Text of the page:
Research Engineer, Bioengineering
Boards, Advisory Committees, Professional Organizations
Member, Department of Structural Biology DEI Committee (2021 - Present)
Effects of Ionic Liquids as Additives on Protein Crystallization
Advanced Methods in Structural Biology
View details for DOI 10.1007/978-1-0716-3147-8_10
Ionic Liquids as Protein Crystallization Additives.
2021; 11 (10)
Among its attributes, the mythical philosopher's stone is supposedly capable of turning base metals to gold or silver. In an analogous fashion, we are finding that protein crystallization optimization using ionic liquids (ILs) often results in the conversion of base protein precipitate to crystals. Recombinant inorganic pyrophosphatases (8 of the 11 proteins) from pathogenic bacteria as well as several other proteins were tested for optimization by 23 ILs, plus a dH2O control, at IL concentrations of 0.1, 0.2, and 0.4 M. The ILs were used as additives, and all proteins were crystallized in the presence of at least one IL. For 9 of the 11 proteins, precipitation conditions were converted to crystals with at least one IL. The ILs could be ranked in order of effectiveness, and it was found that ~83% of the precipitation-derived crystallization conditions could be obtained with a suite of just eight ILs, with the top two ILs accounting for ~50% of the hits. Structural trends were found in the effectiveness of the ILs, with shorter-alkyl-chain ILs being more effective. The two top ILs, accounting for ~50% of the unique crystallization results, were choline dihydrogen phosphate and 1-butyl-3-methylimidazolium tetrafluoroborate. Curiously, however, a butyl group was present on the cation of four of the top eight ILs.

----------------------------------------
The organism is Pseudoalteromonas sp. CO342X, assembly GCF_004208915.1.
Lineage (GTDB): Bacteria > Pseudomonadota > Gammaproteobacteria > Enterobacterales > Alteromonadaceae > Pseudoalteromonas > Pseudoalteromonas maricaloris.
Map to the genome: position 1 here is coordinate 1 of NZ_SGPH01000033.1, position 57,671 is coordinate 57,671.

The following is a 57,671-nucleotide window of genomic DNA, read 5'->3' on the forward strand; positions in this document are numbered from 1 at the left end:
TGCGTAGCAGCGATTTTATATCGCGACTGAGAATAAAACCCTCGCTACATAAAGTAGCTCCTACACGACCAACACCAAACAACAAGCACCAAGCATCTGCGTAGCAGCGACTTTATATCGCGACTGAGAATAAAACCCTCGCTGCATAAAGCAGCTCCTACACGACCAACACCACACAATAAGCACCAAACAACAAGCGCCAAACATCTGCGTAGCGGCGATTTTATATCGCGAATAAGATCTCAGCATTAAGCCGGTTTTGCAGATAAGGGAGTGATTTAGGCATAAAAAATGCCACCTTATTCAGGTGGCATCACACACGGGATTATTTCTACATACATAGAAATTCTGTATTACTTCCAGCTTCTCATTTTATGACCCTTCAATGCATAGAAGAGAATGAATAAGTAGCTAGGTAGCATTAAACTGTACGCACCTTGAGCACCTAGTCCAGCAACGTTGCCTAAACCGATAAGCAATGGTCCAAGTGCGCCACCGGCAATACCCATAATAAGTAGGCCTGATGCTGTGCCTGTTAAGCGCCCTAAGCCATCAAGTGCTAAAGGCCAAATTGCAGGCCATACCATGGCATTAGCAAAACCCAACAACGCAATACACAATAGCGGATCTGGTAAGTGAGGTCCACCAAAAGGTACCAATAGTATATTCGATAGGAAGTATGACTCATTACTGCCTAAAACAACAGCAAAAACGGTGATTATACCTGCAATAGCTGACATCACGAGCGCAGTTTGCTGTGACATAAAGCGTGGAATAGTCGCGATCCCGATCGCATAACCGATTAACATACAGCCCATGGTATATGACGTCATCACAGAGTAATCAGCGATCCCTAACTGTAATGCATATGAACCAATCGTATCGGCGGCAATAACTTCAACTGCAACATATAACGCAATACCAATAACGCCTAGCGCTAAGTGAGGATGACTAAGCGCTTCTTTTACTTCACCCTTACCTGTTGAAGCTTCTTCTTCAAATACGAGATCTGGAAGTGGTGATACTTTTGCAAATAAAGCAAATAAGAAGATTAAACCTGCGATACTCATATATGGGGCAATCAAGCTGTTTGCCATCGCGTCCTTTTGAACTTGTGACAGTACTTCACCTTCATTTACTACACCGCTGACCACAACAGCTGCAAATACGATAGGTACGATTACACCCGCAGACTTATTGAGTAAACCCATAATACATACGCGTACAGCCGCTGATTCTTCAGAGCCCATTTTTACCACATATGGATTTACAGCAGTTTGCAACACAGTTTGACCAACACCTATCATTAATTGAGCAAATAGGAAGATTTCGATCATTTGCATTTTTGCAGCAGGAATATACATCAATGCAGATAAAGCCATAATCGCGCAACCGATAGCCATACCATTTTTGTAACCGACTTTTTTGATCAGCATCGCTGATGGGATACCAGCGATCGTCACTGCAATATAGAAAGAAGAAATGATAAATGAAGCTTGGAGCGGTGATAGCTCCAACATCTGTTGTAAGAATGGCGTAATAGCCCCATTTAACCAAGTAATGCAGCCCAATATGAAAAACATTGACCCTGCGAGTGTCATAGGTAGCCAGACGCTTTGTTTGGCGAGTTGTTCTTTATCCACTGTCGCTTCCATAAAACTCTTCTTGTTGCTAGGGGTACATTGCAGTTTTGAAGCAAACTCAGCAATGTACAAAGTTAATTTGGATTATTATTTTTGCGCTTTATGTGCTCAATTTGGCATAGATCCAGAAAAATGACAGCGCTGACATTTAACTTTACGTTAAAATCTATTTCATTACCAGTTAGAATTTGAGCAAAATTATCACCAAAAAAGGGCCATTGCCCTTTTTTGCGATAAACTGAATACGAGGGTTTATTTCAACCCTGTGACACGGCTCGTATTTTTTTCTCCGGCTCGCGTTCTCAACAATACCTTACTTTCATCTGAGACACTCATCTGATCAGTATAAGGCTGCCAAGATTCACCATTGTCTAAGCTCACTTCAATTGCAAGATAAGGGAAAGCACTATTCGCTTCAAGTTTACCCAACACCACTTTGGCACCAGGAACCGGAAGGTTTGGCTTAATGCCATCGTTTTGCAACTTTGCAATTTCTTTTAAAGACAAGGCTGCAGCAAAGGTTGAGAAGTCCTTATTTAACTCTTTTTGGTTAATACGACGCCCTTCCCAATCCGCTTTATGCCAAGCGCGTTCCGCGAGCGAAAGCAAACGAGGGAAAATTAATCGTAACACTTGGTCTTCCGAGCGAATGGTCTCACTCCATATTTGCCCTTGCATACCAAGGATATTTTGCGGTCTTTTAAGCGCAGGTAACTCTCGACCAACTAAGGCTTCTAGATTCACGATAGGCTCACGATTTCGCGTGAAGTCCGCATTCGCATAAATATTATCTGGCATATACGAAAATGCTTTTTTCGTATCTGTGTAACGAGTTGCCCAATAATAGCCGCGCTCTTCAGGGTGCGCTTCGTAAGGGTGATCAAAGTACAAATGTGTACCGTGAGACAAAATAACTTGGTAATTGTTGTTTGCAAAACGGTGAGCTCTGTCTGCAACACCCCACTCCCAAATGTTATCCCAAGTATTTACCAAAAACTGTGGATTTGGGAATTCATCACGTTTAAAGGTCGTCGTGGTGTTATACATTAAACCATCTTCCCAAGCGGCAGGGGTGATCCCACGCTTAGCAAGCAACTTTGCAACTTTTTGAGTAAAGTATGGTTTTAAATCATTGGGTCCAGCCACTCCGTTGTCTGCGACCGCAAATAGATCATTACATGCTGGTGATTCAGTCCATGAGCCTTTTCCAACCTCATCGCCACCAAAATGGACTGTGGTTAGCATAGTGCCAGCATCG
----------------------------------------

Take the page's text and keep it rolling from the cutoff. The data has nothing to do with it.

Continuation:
View details for DOI 10.3390/cryst11101166
View details for PubMedID 34745654
A low-cost method for visible fluorescence imaging.
Acta crystallographica. Section F, Structural biology communications
2017; 73 (Pt 12): 657-663
A wide variety of crystallization solutions are screened to establish conditions that promote the growth of a diffraction-quality crystal. Screening these conditions requires the assessment of many crystallization plates for the presence of crystals. Automated systems for screening and imaging are very expensive. A simple approach to imaging trace fluorescently labeled protein crystals in crystallization plates has been devised, and can be implemented at a cost as low as $50. The proteins β-lactoglobulin B, trypsin and purified concanavalin A (ConA) were trace fluorescently labeled using three different fluorescent probes: Cascade Yellow (CY), Carboxyrhodamine 6G (CR) and Pacific Blue (PB). A crystallization screening plate was set up using β-lactoglobulin B labeled with CR, trypsin labeled with CY, ConA labeled with each probe, and a mixture consisting of 50% PB-labeled ConA and 50% CR-labeled ConA. The wells of these plates were imaged using a commercially available macro-imaging lens attachment for smart devices that have a camera. Several types of macro lens attachments were tested with smartphones and tablets. Images with the highest quality were obtained with an iPhone 6S and an AUKEY Ora 10× macro lens. Depending upon the fluorescent probe employed and its Stokes shift, a light-emitting diode or a laser diode was used for excitation. An emission filter was used for the imaging of protein crystals labeled with CR and crystals with two-color fluorescence. This approach can also be used with microscopy systems commonly used to observe crystallization plates.
View details for DOI 10.1107/S2053230X17015941
View details for PubMedID 29199986
View details for PubMedCentralID PMC5713670